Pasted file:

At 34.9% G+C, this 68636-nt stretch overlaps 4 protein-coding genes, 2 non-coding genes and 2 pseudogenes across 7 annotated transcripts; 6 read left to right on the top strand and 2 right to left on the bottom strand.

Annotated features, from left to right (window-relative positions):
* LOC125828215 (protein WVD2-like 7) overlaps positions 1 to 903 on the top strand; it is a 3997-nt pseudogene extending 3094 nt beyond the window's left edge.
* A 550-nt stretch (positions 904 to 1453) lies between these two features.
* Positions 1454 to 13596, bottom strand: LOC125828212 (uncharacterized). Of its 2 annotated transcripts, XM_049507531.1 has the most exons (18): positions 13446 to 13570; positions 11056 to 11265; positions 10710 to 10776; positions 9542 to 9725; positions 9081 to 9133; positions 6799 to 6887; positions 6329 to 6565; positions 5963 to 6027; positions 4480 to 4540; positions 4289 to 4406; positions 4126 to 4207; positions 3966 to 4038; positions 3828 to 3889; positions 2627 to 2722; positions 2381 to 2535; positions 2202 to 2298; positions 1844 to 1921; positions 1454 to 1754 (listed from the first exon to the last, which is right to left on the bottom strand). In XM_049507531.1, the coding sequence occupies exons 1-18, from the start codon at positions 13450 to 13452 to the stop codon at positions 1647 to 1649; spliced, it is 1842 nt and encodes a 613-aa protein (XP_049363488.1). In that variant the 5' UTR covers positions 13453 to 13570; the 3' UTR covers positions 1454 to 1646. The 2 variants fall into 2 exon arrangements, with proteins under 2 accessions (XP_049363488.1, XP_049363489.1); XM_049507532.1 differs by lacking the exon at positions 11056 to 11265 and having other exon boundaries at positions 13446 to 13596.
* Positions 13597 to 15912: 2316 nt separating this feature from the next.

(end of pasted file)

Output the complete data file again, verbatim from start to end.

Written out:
At 34.9% G+C, this 68636-nt stretch overlaps 4 protein-coding genes, 2 non-coding genes and 2 pseudogenes across 7 annotated transcripts; 6 read left to right on the top strand and 2 right to left on the bottom strand.

Annotated features, from left to right (window-relative positions):
* LOC125828215 (protein WVD2-like 7) overlaps positions 1 to 903 on the top strand; it is a 3997-nt pseudogene extending 3094 nt beyond the window's left edge.
* A 550-nt stretch (positions 904 to 1453) lies between these two features.
* Positions 1454 to 13596, bottom strand: LOC125828212 (uncharacterized). Of its 2 annotated transcripts, XM_049507531.1 has the most exons (18): positions 13446 to 13570; positions 11056 to 11265; positions 10710 to 10776; positions 9542 to 9725; positions 9081 to 9133; positions 6799 to 6887; positions 6329 to 6565; positions 5963 to 6027; positions 4480 to 4540; positions 4289 to 4406; positions 4126 to 4207; positions 3966 to 4038; positions 3828 to 3889; positions 2627 to 2722; positions 2381 to 2535; positions 2202 to 2298; positions 1844 to 1921; positions 1454 to 1754 (listed from the first exon to the last, which is right to left on the bottom strand). In XM_049507531.1, the coding sequence occupies exons 1-18, from the start codon at positions 13450 to 13452 to the stop codon at positions 1647 to 1649; spliced, it is 1842 nt and encodes a 613-aa protein (XP_049363488.1). In that variant the 5' UTR covers positions 13453 to 13570; the 3' UTR covers positions 1454 to 1646. The 2 variants fall into 2 exon arrangements, with proteins under 2 accessions (XP_049363488.1, XP_049363489.1); XM_049507532.1 differs by lacking the exon at positions 11056 to 11265 and having other exon boundaries at positions 13446 to 13596.
* Positions 13597 to 15912: 2316 nt separating this feature from the next.